February 3rd, 2011
11:15 AM ET
By the CNN Wire Staff
The husband of Rep. Gabrielle Giffords said Thursday that while we may never know why she and 18 other people were shot - six fatally - it could be part of a larger plan and that good may come of it.
"What allowed me to be here today is Gabby's condition," Capt. Mark Kelly said Thursday at the National Prayer Breakfast. "It continues to improve. Every day she gets a little bit better, and the neurosurgeons and neurologists tell me that that's a great sign. The slope of that curve is very important."
Giffords, 40, was among 19 people shot January 8 as she held a "Congress on Your Corner" event at a supermarket in Tucson, Arizona. Among the dead were a 9-year-old girl and a federal judge; 13 others, including Giffords, were injured. Authorities believe Giffords, who was shot in the head, was the primary target. A suspect is facing federal charges.
Kelly, a NASA astronaut, said the past month has been the hardest time of his and his family's lives, and the shooting left both him and Giffords forever changed. It also cost other families "dearly," he said.
In its aftermath, people are left asking why, he said. "Why were six people killed? Why was a 9-year-old girl, an innocent child, killed, who just wanted to meet her congresswoman? Why was Gabby shot through her head and left barely clinging to life?"
The answers to those questions, he said, will never be known. But he said he told his wife - who is in a Houston rehabilitation hospital - earlier this week that "maybe this terrible event, maybe it was fate."
He said until recently, he had not been a big believer in fate. "I thought the world just spins and the clock just ticks and things happen for no particular reason," he said. He noted that President Lincoln was a believer in fate, and also believed that God had a purpose and a larger plan.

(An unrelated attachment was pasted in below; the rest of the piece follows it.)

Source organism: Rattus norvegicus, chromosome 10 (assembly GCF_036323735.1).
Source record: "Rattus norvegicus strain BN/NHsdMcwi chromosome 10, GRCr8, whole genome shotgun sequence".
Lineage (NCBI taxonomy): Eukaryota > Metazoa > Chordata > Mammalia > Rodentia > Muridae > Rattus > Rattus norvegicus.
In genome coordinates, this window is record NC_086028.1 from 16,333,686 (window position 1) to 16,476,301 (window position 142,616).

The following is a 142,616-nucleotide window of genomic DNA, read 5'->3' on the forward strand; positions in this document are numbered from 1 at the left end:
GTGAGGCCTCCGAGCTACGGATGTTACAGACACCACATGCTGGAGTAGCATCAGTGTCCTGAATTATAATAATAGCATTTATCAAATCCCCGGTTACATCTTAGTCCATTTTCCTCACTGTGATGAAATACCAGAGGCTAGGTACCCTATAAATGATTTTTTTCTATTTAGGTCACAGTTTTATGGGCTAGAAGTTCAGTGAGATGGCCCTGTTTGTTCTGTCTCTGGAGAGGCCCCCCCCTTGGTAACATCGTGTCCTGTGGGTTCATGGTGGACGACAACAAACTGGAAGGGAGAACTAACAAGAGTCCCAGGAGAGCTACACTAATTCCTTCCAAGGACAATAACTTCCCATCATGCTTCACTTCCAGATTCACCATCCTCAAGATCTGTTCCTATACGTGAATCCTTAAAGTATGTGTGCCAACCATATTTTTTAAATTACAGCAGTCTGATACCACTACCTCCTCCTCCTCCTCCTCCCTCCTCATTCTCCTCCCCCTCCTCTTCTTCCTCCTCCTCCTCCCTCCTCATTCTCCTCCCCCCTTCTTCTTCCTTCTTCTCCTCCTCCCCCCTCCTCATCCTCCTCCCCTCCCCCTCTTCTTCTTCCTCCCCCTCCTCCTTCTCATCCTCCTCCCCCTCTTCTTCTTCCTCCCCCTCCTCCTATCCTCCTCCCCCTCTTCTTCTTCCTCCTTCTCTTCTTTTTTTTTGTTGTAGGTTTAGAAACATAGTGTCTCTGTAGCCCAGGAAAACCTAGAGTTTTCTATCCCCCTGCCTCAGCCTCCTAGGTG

He said he told Giffords, "Maybe it's possible this is just one small part of that same plan." While the event was horrible and tragic, he said, "maybe something good can come of all this. Maybe it's our responsibility to see that something does."
Just before Kelly spoke, President Barack Obama mentioned Giffords in his remarks.
"We have been praying for Mark's wife, Gabby Giffords, for many days now, but I want Gabby and Mark and their entire family to know that we are with them for the long haul," Obama said.
Kelly said he has had the opportunity three times to gaze down on Earth from space, giving "an entirely different perspective of life on our planet ... Earth as God created it, in the context of God's vast universe."
He noted that his twin brother, Scott, is also an astronaut. Scott Kelly was in space when the shooting happened, and he remains there.
He recalled his brother's statement when Scott Kelly was asked by journalists how it felt to be so far away when his family was going through a difficult time. Scott Kelly said that life in space is challenging, and that those challenges are addressed through teamwork - and that he would like to see more teamwork, from government and others, in addressing challenges faced by the country, his brother said. "We're better than this," Scott Kelly said. "We must do better."
"My brother is right," Mark Kelly said. "I know we'll do better, and I know that prayer must be part of that effort."
At one point during his wife's hospitalization in Tucson, Mark Kelly said he visited an impromptu memorial set up in her honor outside the hospital. There was no wind, he said, and amid hundreds of burning candles, "it was like stepping into a church, a place with heaven itself as its ceiling."
It reminded him, he said, that a church or a mosque or a temple or an altar is not needed to pray. "You pray where you are. You pray when God is there in your heart." And prayer, Mark Kelly said, is not just asking of God - it is listening for answers and expressing gratitude - "which I've done a lot lately."
As a closing prayer, Mark Kelly offered a prayer given over Giffords' hospital bed just after the shooting by the rabbi who married the couple in 2007 - that the angel Michael watch over the right side, the angel Gabriel over the left, the angel Uriel - God's angel of light - guiding the path and the angel Raphael - the angel of healing - be behind, and overhead the presence of the Divine.
He asked participants to keep thoughts and prayers for Giffords in their hearts. "It really is helping," he said.
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The CNN Belief Blog covers the faith angles of the day's biggest stories, from breaking news to politics to entertainment, fostering a global conversation about the role of religion and belief in readers' lives. It's edited by CNN's Daniel Burke with contributions from Eric Marrapodi and CNN's worldwide news gathering team.